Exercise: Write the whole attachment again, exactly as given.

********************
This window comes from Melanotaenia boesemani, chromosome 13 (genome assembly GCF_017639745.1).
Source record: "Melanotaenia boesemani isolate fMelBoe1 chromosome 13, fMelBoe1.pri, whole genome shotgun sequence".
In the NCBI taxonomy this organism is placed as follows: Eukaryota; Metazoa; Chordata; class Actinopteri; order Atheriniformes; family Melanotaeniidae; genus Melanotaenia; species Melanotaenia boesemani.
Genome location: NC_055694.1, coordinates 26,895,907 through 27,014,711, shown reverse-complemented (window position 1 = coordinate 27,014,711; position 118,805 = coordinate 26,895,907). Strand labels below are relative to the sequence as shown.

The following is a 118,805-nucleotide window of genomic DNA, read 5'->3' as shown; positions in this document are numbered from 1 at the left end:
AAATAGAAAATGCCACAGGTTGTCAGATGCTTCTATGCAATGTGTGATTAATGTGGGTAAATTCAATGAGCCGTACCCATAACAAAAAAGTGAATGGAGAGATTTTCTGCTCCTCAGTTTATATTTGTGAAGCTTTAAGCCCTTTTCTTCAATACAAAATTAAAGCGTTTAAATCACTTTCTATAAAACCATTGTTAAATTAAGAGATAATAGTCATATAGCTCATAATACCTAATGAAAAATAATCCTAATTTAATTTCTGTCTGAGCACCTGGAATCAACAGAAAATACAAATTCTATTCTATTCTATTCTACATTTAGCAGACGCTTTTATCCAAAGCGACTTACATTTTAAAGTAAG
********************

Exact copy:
This window comes from Melanotaenia boesemani, chromosome 13 (genome assembly GCF_017639745.1).
Source record: "Melanotaenia boesemani isolate fMelBoe1 chromosome 13, fMelBoe1.pri, whole genome shotgun sequence".
In the NCBI taxonomy this organism is placed as follows: Eukaryota; Metazoa; Chordata; class Actinopteri; order Atheriniformes; family Melanotaeniidae; genus Melanotaenia; species Melanotaenia boesemani.
Genome location: NC_055694.1, coordinates 26,895,907 through 27,014,711, shown reverse-complemented (window position 1 = coordinate 27,014,711; position 118,805 = coordinate 26,895,907). Strand labels below are relative to the sequence as shown.

The following is a 118,805-nucleotide window of genomic DNA, read 5'->3' as shown; positions in this document are numbered from 1 at the left end:
AAATAGAAAATGCCACAGGTTGTCAGATGCTTCTATGCAATGTGTGATTAATGTGGGTAAATTCAATGAGCCGTACCCATAACAAAAAAGTGAATGGAGAGATTTTCTGCTCCTCAGTTTATATTTGTGAAGCTTTAAGCCCTTTTCTTCAATACAAAATTAAAGCGTTTAAATCACTTTCTATAAAACCATTGTTAAATTAAGAGATAATAGTCATATAGCTCATAATACCTAATGAAAAATAATCCTAATTTAATTTCTGTCTGAGCACCTGGAATCAACAGAAAATACAAATTCTATTCTATTCTATTCTACATTTAGCAGACGCTTTTATCCAAAGCGACTTACATTTTAAAGTAAG